Take the The lion of judah trailer convert it in Handbrake with the high profile peset set the RF to 16 and the resolution to 1280 x 720 and play that back and see how much smoother it is.

The Apple Tv will fully load the entire movie onto the Apple TV even if you switch it off and then play back the same movie it will but still all on the internal HDD.

JordanNZ
Oct 2, 2010, 01:26 AM
Sorry this i cannot believe, i have tried the same trailers on 3 different Apple Tv's and they clearly drop frames. The lion of judah is very bad.

And i don't think i am the only person having dropped frames, i think i'm the only person reporting the truth or there are many blind people lol.

Take the The lion of judah trailer convert it in Handbrake with the high profile peset set the RF to 16 and the resolution to 1280 x 720 and play that back and see how much smoother it is.

The Apple Tv will fully load the entire movie onto the Apple TV even if you switch it off and then play back the same movie it will but still all on the internal HDD.

"lol" :rolleyes:

BlackMangoTree
Oct 2, 2010, 01:55 AM
"lol" :rolleyes:

Laugh all you want. The Apple Tv just doesn't play 1080p well.

rkuo
Oct 2, 2010, 02:31 AM
I can't watch that Lion of Judah trailer any more. It's terrible.

Anyway, there are clearly hitches in the video when starting up a 1080p trailer, but after it gets going there are no clear places to pick out frame drops and it's just a feeling. I do feel like going back to the 720p trailer that it is smoother but it's not really based on anything. Either it is keeping up with the framerate or it is really good at dropping frames consistently.

I suppose for a more definitive answer someone could put the 720p and 1080p trailers side by side on two different tv's. Or run a high speed 600 or 1000 fps camera.

Diveflo
Oct 2, 2010, 02:58 AM
Tell me if I am doing something wrong. I took my Avatar Blu-Ray disk and used Makemkv to make a full 1080p Mkv file which turned out close to 49+ GB. Then I used Quicktime Pro and loaded the mkv file (perian is installed). It took a long while for Quicktime to completely load the movie. Of course quicktime could not play the movie at all practically. The image was all disintegrated, freezing and I could barely see any picture. It played just fine using VLC and Plex however. After Quicktime loaded the movie completely I did a "Save As" mov file as suggested by some posts in this forum as the most straightforward way to convert mkv to mov. The save took quite a while and I ended up with a mov file slightly larger than the original mkv. Probably about 51GB. Added it to the iTunes library and tried to load it from ATV with no luck. I kept getting an error message something to the effect of the movie file could not be loaded try again later. Not sure what I am missing.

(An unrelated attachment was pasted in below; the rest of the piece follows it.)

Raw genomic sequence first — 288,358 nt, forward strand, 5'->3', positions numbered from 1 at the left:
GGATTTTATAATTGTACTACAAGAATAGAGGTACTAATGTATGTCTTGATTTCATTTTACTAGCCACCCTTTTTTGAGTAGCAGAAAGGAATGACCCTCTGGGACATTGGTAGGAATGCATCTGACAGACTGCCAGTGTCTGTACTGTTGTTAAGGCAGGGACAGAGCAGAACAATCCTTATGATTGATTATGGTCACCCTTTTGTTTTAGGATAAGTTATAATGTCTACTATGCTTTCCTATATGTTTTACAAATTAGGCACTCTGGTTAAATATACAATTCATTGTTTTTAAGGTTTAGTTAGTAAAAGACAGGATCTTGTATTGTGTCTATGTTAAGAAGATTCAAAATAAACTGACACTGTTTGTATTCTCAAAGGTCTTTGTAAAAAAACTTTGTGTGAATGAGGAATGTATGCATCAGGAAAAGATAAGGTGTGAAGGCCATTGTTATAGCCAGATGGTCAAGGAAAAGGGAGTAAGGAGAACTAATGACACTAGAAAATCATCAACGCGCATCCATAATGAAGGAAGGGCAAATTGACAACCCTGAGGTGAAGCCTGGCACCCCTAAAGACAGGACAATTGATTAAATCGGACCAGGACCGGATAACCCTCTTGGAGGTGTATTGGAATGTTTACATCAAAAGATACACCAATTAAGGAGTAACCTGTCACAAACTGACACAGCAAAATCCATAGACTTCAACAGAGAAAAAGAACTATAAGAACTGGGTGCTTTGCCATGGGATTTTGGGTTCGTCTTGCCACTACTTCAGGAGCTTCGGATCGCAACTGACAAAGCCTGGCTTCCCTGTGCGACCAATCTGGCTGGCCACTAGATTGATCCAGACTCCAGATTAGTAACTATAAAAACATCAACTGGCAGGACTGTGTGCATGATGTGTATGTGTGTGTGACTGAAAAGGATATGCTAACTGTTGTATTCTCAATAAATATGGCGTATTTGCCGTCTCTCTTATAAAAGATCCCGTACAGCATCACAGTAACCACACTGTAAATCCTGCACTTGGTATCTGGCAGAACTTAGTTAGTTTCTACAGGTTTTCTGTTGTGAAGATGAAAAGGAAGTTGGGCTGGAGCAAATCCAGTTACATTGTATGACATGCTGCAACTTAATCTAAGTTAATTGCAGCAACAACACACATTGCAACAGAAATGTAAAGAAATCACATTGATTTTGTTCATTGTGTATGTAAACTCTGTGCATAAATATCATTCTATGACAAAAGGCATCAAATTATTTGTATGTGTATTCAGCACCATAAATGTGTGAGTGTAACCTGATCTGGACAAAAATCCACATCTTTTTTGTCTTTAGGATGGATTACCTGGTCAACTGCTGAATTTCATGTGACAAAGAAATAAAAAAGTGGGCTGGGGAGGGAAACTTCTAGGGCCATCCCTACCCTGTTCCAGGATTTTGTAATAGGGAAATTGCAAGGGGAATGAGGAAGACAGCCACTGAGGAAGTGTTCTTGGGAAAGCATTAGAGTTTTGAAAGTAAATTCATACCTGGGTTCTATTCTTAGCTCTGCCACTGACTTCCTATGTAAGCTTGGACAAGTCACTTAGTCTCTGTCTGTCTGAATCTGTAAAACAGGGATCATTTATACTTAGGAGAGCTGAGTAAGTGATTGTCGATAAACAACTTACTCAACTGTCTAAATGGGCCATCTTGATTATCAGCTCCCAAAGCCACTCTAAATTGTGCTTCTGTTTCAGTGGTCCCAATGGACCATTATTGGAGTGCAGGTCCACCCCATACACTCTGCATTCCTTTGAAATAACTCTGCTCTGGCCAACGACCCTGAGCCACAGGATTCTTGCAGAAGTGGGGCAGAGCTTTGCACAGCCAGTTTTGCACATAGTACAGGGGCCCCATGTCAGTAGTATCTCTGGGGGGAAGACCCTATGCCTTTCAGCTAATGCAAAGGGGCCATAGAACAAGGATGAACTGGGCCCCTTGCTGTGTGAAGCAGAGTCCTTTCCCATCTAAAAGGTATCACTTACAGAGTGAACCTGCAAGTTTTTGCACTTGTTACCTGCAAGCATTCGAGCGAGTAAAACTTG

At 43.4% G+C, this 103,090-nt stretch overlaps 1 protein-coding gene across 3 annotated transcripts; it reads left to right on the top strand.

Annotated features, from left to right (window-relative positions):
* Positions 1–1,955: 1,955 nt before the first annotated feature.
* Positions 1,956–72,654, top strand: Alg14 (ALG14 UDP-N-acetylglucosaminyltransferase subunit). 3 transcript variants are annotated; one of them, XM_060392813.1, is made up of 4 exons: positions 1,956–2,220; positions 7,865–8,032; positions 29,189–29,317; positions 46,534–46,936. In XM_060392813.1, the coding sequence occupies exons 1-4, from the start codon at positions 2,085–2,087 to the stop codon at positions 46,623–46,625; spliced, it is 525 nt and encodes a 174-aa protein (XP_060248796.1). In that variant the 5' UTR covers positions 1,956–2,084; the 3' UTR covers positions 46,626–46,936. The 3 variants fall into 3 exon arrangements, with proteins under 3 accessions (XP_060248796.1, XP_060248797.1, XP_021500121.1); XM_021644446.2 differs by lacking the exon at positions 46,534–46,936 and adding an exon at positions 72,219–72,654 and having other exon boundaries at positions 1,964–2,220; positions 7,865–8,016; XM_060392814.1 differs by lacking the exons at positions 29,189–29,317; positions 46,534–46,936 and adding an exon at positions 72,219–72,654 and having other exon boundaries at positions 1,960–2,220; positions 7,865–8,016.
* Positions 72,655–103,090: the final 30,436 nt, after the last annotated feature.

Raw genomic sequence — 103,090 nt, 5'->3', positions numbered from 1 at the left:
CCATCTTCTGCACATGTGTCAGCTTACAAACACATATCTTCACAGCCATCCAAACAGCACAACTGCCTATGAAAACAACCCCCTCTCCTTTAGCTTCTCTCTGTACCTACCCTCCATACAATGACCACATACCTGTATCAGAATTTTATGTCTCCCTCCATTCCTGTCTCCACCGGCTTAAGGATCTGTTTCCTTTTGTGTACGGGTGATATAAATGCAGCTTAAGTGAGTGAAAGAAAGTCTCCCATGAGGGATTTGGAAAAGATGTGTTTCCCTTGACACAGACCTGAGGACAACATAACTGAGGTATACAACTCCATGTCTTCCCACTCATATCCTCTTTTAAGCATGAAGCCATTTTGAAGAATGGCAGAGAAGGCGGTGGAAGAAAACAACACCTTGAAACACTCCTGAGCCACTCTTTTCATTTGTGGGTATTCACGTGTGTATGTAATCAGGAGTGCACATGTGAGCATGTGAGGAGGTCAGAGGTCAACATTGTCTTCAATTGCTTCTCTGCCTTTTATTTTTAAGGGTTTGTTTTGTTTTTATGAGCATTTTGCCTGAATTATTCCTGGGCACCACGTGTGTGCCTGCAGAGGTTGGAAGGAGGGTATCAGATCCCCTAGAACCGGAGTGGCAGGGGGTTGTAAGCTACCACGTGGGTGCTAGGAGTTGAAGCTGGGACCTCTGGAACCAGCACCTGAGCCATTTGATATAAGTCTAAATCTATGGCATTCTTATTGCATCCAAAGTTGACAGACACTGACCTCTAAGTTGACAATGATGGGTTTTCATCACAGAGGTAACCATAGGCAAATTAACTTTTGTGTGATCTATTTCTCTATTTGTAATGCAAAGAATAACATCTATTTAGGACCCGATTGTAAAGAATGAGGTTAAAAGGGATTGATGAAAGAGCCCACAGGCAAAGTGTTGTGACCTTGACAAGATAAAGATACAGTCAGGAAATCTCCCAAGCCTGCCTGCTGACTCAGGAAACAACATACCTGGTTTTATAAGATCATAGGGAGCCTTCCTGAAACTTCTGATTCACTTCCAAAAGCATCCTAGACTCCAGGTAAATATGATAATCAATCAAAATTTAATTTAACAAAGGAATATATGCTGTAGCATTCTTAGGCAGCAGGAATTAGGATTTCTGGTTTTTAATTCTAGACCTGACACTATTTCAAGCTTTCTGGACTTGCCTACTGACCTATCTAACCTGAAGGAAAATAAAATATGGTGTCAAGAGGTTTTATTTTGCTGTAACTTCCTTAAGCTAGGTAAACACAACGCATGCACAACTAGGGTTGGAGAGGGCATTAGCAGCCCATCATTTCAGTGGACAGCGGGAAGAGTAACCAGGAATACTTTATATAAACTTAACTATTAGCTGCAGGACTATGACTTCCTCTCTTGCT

Hi,
yes we are talking about compressed 1080p content. Your bluray rip IS compressed but just very little in comparison to the files the other people around here are testing. Your file has bitrates around 50mb/s I guess? The files that are being discussed here are around 5 to 10...